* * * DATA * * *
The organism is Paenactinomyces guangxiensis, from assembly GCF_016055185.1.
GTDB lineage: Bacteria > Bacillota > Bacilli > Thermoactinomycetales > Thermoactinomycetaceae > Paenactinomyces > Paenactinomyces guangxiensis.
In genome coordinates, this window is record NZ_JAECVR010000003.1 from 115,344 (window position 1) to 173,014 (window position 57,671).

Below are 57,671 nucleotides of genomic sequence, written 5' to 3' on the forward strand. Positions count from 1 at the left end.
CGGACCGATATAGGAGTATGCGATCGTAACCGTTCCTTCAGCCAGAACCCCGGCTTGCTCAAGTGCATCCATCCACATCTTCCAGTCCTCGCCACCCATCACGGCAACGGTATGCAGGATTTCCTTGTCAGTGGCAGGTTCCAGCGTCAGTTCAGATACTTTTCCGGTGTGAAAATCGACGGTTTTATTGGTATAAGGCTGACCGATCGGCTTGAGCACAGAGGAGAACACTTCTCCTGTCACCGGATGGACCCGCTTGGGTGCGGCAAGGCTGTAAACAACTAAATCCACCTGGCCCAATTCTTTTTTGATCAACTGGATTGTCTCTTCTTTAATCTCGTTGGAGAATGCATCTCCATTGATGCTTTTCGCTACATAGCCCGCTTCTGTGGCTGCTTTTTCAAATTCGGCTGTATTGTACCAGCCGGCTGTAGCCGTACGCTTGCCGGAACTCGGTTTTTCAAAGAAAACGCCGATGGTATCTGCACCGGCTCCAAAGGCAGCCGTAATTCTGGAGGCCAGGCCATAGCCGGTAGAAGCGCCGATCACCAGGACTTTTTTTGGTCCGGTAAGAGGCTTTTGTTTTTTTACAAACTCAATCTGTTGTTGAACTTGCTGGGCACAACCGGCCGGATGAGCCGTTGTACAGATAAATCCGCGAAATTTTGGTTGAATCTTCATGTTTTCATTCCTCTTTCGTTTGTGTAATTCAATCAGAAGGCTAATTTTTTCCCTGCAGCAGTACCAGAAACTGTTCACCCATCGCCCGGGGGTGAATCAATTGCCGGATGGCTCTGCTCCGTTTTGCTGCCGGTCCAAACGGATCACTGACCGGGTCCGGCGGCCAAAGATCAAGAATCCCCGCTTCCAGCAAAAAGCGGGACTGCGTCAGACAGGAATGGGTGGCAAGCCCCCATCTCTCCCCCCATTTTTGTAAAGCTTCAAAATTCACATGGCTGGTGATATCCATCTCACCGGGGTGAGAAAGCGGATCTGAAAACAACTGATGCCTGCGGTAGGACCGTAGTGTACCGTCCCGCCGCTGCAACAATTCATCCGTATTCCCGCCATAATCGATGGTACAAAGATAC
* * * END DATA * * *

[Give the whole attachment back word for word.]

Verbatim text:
The organism is Paenactinomyces guangxiensis, from assembly GCF_016055185.1.
GTDB lineage: Bacteria > Bacillota > Bacilli > Thermoactinomycetales > Thermoactinomycetaceae > Paenactinomyces > Paenactinomyces guangxiensis.
In genome coordinates, this window is record NZ_JAECVR010000003.1 from 115,344 (window position 1) to 173,014 (window position 57,671).

Below are 57,671 nucleotides of genomic sequence, written 5' to 3' on the forward strand. Positions count from 1 at the left end.
CGGACCGATATAGGAGTATGCGATCGTAACCGTTCCTTCAGCCAGAACCCCGGCTTGCTCAAGTGCATCCATCCACATCTTCCAGTCCTCGCCACCCATCACGGCAACGGTATGCAGGATTTCCTTGTCAGTGGCAGGTTCCAGCGTCAGTTCAGATACTTTTCCGGTGTGAAAATCGACGGTTTTATTGGTATAAGGCTGACCGATCGGCTTGAGCACAGAGGAGAACACTTCTCCTGTCACCGGATGGACCCGCTTGGGTGCGGCAAGGCTGTAAACAACTAAATCCACCTGGCCCAATTCTTTTTTGATCAACTGGATTGTCTCTTCTTTAATCTCGTTGGAGAATGCATCTCCATTGATGCTTTTCGCTACATAGCCCGCTTCTGTGGCTGCTTTTTCAAATTCGGCTGTATTGTACCAGCCGGCTGTAGCCGTACGCTTGCCGGAACTCGGTTTTTCAAAGAAAACGCCGATGGTATCTGCACCGGCTCCAAAGGCAGCCGTAATTCTGGAGGCCAGGCCATAGCCGGTAGAAGCGCCGATCACCAGGACTTTTTTTGGTCCGGTAAGAGGCTTTTGTTTTTTTACAAACTCAATCTGTTGTTGAACTTGCTGGGCACAACCGGCCGGATGAGCCGTTGTACAGATAAATCCGCGAAATTTTGGTTGAATCTTCATGTTTTCATTCCTCTTTCGTTTGTGTAATTCAATCAGAAGGCTAATTTTTTCCCTGCAGCAGTACCAGAAACTGTTCACCCATCGCCCGGGGGTGAATCAATTGCCGGATGGCTCTGCTCCGTTTTGCTGCCGGTCCAAACGGATCACTGACCGGGTCCGGCGGCCAAAGATCAAGAATCCCCGCTTCCAGCAAAAAGCGGGACTGCGTCAGACAGGAATGGGTGGCAAGCCCCCATCTCTCCCCCCATTTTTGTAAAGCTTCAAAATTCACATGGCTGGTGATATCCATCTCACCGGGGTGAGAAAGCGGATCTGAAAACAACTGATGCCTGCGGTAGGACCGTAGTGTACCGTCCCGCCGCTGCAACAATTCATCCGTATTCCCGCCATAATCGATGGTACAAAGATAC